Friday, 17 April 2015

WDYTYA? Live Day 1 Report

Thanks to a BIFHSGO member, who shall remain anonymous, who emailed me with impressions of day one of the event. My comments in red.
I sat outside the venue, Hall 2, from just before the doors opened at 9:30 a.m., until 9:40, sipping a coffee. There was a queue outside the door which snaked down the hallway, several persons deep. It must have held about 2,000 people behind velvet ropes. There were benches against the wall for any people having mobility issues. Staff went down the line, selling programs for 2 pounds each. When the line began to move into the HaIl, I sat and watched in amazement that within ten minutes, that whole line of people had been processed through reception, the velvet ropes had been removed, and the benches had been stacked and removed. I spoke to one of the staff, who agreed that, yes, they are expert in moving large groups of people with no fuss, no muss. Thumbs up for organization!
Inside, it's almost like being in an airport hall. Huge enormous overhead space, wide aisles, and acres of genealogy and other vendors from the SoG itself and of course, WDYTYA magazine, to a big "Ask The Experts" area where one can have personal time with experts from many fields.
On the ground, there is very good signage by the SoG, which have taken over running WDYTYA (the conference) for the company. The signage is consistent, attractive, and accurate. There were four separate SoG workshop areas. Though they were physically distant from each other, there were no real sound barriers between those areas, which in some cases made it hard to hear what was going on in some locations. One had to know to go first to the workshop counters to ask for tickets to attend special interest workshops. Of course, most were already gone by the time I got there, at about 10:00.
I was interested to see that Rebecca Probert had taken a stand, to sell her books. I introduced myself, telling her that I had heard her speak last year. On Amazon there is a big selection of her stuff. I was especially interested to see one title called Nutcases: Family Law Revision Aid and Study Guide. She really knows her stuff! I'll be attending one of her sessions tomorrow.
There are seven different workshop locations available to everyone. Four for SoG, one each for TNA, The Genealogist, and Family Tree DNA!  That's outstanding! And some people complain about three parallel session at the BIFHSGO conference.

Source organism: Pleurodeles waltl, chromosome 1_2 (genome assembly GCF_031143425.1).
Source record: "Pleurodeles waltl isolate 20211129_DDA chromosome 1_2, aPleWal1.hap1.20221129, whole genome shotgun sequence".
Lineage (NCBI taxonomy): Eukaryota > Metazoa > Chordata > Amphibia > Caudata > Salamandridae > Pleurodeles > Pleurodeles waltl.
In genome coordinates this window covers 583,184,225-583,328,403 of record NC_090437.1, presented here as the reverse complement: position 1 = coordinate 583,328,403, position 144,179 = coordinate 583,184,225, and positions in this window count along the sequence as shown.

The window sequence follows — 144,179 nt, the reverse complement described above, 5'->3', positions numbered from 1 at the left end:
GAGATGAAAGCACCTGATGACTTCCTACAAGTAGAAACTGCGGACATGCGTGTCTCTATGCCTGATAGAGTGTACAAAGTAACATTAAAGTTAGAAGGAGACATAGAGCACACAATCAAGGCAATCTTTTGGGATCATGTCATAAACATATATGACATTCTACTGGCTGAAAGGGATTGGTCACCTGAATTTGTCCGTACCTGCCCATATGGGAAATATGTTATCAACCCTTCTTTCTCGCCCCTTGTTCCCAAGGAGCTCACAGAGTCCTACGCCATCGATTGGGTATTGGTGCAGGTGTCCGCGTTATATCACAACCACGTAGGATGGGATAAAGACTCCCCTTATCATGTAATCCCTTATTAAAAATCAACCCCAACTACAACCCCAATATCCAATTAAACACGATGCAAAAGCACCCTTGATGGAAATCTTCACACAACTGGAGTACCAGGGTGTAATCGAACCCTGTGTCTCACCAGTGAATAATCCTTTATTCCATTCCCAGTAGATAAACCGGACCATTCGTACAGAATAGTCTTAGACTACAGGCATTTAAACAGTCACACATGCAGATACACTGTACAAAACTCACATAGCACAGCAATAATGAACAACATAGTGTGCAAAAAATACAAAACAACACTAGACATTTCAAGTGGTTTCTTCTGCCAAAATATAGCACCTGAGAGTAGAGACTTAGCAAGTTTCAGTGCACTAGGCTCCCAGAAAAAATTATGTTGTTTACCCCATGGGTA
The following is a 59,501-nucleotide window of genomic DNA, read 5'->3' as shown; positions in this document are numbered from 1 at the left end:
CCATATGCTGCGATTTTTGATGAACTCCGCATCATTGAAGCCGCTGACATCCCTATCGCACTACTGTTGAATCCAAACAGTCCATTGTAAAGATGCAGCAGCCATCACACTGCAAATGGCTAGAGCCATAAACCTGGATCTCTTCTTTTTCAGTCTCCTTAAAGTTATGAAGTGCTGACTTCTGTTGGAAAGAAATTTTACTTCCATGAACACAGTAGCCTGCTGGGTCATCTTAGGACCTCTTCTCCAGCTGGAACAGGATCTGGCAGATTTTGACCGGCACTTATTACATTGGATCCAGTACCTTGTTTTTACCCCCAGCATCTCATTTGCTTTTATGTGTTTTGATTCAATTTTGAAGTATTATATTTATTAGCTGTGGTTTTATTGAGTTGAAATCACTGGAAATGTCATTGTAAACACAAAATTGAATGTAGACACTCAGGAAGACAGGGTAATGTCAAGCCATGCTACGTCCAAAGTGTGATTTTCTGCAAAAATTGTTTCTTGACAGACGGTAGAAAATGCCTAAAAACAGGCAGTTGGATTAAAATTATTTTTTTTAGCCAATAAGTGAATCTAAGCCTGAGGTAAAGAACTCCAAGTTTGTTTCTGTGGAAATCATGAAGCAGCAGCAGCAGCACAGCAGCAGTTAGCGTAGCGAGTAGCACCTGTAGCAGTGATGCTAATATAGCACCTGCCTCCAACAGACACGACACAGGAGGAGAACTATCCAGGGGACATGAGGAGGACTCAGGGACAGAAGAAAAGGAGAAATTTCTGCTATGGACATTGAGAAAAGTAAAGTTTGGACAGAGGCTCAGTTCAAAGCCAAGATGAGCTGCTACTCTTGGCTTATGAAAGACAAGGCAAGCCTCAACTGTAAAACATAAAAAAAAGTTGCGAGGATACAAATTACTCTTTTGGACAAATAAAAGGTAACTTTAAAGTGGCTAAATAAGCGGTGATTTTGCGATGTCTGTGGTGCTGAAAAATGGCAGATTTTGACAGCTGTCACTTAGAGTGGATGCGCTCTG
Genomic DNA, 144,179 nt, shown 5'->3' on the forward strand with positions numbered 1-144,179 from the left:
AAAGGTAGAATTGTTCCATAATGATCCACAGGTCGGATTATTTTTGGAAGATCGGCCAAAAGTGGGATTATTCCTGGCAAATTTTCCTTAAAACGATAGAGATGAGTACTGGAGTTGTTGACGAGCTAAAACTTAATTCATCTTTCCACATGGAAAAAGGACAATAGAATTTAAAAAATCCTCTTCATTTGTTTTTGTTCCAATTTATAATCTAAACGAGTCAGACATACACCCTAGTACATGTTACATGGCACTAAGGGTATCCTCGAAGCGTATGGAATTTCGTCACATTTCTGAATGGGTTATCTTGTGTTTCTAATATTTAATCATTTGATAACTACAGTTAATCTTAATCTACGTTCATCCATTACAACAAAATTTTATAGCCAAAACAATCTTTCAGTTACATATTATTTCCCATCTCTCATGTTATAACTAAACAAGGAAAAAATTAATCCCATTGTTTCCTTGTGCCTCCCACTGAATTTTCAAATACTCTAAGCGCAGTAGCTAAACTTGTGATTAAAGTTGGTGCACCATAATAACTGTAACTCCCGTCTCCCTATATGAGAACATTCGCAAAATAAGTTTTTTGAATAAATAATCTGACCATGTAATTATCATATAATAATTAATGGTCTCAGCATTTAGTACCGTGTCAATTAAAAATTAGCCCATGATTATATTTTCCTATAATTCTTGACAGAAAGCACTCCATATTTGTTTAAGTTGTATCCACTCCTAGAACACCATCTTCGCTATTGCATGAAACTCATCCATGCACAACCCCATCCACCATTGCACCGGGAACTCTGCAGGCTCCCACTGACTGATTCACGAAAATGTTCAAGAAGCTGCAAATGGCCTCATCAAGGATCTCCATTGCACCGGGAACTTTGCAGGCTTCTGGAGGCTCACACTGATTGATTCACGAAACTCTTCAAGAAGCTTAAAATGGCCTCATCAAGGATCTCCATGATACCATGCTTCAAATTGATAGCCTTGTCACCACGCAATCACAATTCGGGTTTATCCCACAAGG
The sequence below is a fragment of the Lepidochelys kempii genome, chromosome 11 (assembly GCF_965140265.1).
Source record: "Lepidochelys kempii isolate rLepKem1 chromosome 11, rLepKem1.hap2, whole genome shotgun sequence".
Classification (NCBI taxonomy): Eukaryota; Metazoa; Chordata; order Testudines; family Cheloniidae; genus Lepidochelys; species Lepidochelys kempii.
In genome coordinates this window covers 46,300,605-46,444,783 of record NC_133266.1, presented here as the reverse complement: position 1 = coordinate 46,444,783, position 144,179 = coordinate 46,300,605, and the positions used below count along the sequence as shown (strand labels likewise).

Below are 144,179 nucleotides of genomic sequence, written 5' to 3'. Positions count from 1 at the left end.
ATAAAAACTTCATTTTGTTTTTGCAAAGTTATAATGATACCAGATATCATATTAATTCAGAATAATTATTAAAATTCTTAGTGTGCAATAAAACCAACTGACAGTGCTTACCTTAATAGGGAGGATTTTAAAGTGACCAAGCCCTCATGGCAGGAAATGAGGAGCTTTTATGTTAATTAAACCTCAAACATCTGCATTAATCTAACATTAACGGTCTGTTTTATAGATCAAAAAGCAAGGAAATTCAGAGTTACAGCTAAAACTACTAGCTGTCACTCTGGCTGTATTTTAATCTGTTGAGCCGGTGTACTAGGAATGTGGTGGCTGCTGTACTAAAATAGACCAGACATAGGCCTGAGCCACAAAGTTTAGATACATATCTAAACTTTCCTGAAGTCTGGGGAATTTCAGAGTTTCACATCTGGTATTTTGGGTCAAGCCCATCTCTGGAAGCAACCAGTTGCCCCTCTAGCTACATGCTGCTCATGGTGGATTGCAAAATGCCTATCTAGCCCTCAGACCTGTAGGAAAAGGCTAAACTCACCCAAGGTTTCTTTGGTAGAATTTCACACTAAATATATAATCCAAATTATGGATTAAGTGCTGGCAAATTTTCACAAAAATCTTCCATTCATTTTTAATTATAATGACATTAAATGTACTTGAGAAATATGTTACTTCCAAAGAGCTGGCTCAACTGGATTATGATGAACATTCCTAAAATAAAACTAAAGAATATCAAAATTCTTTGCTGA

I attended a first session by Dr. Eran Elhaik on DNA  Geographic Population Structures and Ancestry Information Markers, speaking about how it is possible using algorithms developed by himself and his colleagues, to pinpoint 100% of DNA to a continent, 86% to a country, and in some cases, about 76% to particular village districts, but ONLY within the last 1,000 years. This is not available yet commercially; the scientists are hoping to be able to drum up some investment money as a result of this kind of promotion, in order to be able to find a way to do such analyses which are commercially feasible. But it sure sounds good! I'm wondering how this is different from what the companies already provide and if so how that's possible.
Janet Few's first session was packed with people. There were overflows of people standing around the workshop area to hear her. And, as usual, she knocked my socks off. She spoke about making sense of a small group of your family, perhaps just one family in one period of time, and how knowledge of the contexts in which people lived could be developed with the introduction of such diverse info. as
- who was King?
-was there a war on?
-was something significant going on, perhaps such as the 1851 Exhibition?
-what was significant in art, literature, health, and religion?
She mentioned all sorts of ways to find such information, from the Shire Book series, to TNA's currency equivalents site to even suggesting that one search for Estate Agent's records of house sales online, to locate where one's ancestors lived and gain insights from that! I sure never thought of that last one! I notice Janet has posted on her own experience on day one at
In this expanded format with seven sets of possible workshops of interest, well, there is more that's educational and enjoyable here than when I was last at the event in 2012. 

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